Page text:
So the brain is essentially rewired in the process. How is this demonstrated when the players go back to “reality”?
We strive to improve athletes’ physical performance on the field. To achieve that, we partner with professional clubs and establish relevant KPIs, for example, enhancing free kicks and corner kicks. Subsequently, we make the KPIs the focal point of the brain training exercises. Our mission is to link neuro-training to the actual performance in sports, and, in turn, quantify its impact.
You already have tangible results from sports teams implementing neuro-training in their training. What are the biggest learnings and further challenges?
We conducted a pilot with a professional soccer academy team from St Petersburg, FC Zenit. After only six weeks of training, the players improved their accuracy and ball speed by over 30%.
It was fascinating to see the system accurately detect players’ strengths and weaknesses, blind spots, and game-time anxieties. Not only did this convince players of the system’s reliability, but it allowed them to directly train areas of the brain to overcome real-life challenges and areas of weakness.
Moving forward, we need to continue to develop drills that are relevant to each and every position on the field. In conclusion, we will keep developing i-BrainTech to make it extremely user-friendly, self-explanatory, and standardized.
You’re also helping people who suffered a stroke or a brain injury. How does this technology influence their recovery?
People who lost the ability to move due to a brain injury are impaired not because of their physical bodies. The problem is brain impairment and lack of control. That’s why it is so essential to help the brain regain control over these movements.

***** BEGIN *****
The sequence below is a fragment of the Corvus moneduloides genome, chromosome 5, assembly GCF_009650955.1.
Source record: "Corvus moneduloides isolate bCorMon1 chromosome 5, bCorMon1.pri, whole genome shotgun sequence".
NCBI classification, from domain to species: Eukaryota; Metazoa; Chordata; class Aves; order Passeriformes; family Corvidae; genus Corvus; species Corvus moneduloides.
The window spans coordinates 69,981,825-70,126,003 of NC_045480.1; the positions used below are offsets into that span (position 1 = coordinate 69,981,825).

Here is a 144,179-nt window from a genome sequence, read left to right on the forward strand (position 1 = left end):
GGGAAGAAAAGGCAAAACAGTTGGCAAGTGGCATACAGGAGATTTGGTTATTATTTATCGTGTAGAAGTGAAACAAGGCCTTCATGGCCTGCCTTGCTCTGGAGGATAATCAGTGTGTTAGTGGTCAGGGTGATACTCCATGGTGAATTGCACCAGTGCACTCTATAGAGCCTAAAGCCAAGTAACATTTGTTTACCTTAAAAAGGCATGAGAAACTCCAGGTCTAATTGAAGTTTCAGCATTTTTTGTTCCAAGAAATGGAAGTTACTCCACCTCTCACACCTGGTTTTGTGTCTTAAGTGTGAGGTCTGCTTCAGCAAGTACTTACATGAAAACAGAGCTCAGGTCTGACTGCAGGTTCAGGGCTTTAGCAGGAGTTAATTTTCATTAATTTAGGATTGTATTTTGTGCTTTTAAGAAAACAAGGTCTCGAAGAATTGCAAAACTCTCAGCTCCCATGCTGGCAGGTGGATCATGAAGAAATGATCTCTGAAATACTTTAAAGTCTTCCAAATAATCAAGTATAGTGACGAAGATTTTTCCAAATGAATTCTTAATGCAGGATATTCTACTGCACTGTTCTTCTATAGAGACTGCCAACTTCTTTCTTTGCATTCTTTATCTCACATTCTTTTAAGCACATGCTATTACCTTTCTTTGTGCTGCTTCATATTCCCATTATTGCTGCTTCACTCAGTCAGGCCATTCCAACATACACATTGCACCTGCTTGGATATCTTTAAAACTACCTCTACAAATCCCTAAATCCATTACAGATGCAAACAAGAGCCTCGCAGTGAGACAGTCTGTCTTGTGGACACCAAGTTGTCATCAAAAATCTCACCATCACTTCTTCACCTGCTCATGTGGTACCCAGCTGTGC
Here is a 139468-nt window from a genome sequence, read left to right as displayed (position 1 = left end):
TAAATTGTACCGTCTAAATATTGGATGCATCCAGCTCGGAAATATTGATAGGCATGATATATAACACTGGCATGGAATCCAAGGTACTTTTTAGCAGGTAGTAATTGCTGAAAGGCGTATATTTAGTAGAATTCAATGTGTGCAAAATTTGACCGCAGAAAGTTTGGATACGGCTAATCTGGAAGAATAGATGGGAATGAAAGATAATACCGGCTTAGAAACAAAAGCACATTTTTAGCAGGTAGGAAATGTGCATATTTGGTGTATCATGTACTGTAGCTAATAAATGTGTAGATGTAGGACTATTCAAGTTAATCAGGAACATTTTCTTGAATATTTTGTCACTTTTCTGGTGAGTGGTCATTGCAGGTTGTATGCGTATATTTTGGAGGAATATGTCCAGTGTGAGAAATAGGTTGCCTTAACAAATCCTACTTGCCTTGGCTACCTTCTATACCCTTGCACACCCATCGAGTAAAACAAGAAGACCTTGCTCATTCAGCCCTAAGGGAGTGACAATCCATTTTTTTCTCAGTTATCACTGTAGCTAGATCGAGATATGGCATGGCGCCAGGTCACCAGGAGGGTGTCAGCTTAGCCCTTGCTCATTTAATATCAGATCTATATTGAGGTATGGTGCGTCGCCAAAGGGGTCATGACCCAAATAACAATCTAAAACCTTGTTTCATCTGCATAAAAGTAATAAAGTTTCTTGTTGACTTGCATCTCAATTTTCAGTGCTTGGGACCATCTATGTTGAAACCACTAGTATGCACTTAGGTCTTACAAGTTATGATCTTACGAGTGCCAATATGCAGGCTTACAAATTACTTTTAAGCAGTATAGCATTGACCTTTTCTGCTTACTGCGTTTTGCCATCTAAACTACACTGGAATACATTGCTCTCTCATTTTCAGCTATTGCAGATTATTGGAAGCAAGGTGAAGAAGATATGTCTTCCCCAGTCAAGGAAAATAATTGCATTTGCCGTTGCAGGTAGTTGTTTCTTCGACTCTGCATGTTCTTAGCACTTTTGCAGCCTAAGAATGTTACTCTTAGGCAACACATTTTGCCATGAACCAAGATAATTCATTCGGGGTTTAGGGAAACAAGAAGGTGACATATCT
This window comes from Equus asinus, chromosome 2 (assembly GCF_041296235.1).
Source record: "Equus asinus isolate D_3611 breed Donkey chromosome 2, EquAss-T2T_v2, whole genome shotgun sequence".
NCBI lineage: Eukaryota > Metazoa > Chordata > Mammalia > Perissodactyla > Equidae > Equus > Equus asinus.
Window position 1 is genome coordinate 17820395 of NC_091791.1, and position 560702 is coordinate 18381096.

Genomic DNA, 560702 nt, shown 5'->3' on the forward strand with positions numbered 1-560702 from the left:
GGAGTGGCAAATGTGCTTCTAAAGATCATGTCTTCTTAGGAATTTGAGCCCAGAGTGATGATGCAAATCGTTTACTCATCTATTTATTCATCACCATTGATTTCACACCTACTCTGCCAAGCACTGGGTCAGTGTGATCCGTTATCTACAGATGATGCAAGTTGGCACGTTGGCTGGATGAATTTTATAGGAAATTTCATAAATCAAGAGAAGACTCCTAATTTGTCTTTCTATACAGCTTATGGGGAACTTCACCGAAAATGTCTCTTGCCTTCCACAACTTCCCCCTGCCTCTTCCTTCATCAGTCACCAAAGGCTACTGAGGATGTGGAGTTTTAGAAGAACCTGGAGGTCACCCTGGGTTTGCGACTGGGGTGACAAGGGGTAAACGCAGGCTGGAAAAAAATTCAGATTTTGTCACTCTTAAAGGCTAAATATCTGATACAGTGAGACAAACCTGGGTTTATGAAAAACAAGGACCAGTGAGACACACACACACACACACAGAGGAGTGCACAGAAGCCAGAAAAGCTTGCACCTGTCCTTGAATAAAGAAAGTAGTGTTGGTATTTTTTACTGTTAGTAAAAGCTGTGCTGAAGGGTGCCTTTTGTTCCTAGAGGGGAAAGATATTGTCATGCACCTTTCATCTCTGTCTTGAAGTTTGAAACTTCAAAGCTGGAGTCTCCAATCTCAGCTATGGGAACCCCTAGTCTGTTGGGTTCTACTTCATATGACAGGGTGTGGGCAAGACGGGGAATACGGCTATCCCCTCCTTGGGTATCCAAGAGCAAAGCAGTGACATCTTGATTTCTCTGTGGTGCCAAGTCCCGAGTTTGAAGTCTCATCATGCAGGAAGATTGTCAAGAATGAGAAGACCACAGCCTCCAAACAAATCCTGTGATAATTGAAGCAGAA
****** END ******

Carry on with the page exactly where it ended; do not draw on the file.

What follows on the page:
Recently, very significant publications in this field published intriguing results. There’s a direct correlation between the strength of brain signals of motor areas and the individual’s range of motion in rehabilitation. Through training, your brain can restore connections to correct its signaling. Eventually, it can evolve and improve. Even those who have lost motor control could regain their ability to move.
How do you see the future of neuro-training? Will it become widely accessible beyond sports?
We would like to revolutionize brain (sports) training for all. Our vision is you go to the sports store, buy a fancy cap with a few sensors seamlessly incorporated. Then you take your smartphone, connect to your sport and play a game with your mind. We believe that neuro-training is relevant for every individual – within and outside of the sports arena. After all, it improves overall cognitive abilities.
In the future, we plan to enter the rehabilitation field and help injured individuals regain motor control and improve their quality of life. We hope to see training the brain as common as training the body. Later on, technology should be accessible to anyone who wants to improve their ability to control movement.
Konstantin Sonkin is an entrepreneur and Neuroscientist with a Ph.D. in computer science and a postdoc in brain-computer interfaces. He is the founder and CEO of i-BrainTech. i-BrainTech develops products designed to improve athletes’ performance in sports. The company has created a novel brain-training platform to enhance the KPIs of individual athletes, as well as to empower coaches with unique neuro-sport insights. i-BrainTech is on a mission to revolutionize sports training for all with neuro-technology.